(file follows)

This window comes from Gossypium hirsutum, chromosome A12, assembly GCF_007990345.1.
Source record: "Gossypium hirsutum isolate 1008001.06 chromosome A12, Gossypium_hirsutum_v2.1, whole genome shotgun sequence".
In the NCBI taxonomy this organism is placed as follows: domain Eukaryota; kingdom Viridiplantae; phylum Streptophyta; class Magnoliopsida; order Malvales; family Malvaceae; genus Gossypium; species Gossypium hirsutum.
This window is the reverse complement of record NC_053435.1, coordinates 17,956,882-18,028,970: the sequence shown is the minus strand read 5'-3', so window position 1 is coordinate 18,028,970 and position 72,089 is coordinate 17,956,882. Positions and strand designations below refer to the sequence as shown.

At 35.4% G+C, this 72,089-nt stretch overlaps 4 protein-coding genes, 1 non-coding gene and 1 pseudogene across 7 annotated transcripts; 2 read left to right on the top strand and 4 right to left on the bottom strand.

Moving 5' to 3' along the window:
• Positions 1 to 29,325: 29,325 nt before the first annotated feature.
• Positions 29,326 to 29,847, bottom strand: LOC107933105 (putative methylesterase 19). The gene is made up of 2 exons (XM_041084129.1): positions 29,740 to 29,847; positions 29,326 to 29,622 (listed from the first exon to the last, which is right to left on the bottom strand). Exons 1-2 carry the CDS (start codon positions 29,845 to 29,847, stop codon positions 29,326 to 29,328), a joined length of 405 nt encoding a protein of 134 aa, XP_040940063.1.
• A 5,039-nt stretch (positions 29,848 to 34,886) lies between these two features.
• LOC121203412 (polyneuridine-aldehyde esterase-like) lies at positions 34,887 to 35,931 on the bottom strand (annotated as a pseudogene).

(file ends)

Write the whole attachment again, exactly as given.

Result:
This window comes from Gossypium hirsutum, chromosome A12, assembly GCF_007990345.1.
Source record: "Gossypium hirsutum isolate 1008001.06 chromosome A12, Gossypium_hirsutum_v2.1, whole genome shotgun sequence".
In the NCBI taxonomy this organism is placed as follows: domain Eukaryota; kingdom Viridiplantae; phylum Streptophyta; class Magnoliopsida; order Malvales; family Malvaceae; genus Gossypium; species Gossypium hirsutum.
This window is the reverse complement of record NC_053435.1, coordinates 17,956,882-18,028,970: the sequence shown is the minus strand read 5'-3', so window position 1 is coordinate 18,028,970 and position 72,089 is coordinate 17,956,882. Positions and strand designations below refer to the sequence as shown.

At 35.4% G+C, this 72,089-nt stretch overlaps 4 protein-coding genes, 1 non-coding gene and 1 pseudogene across 7 annotated transcripts; 2 read left to right on the top strand and 4 right to left on the bottom strand.

Moving 5' to 3' along the window:
• Positions 1 to 29,325: 29,325 nt before the first annotated feature.
• Positions 29,326 to 29,847, bottom strand: LOC107933105 (putative methylesterase 19). The gene is made up of 2 exons (XM_041084129.1): positions 29,740 to 29,847; positions 29,326 to 29,622 (listed from the first exon to the last, which is right to left on the bottom strand). Exons 1-2 carry the CDS (start codon positions 29,845 to 29,847, stop codon positions 29,326 to 29,328), a joined length of 405 nt encoding a protein of 134 aa, XP_040940063.1.
• A 5,039-nt stretch (positions 29,848 to 34,886) lies between these two features.
• LOC121203412 (polyneuridine-aldehyde esterase-like) lies at positions 34,887 to 35,931 on the bottom strand (annotated as a pseudogene).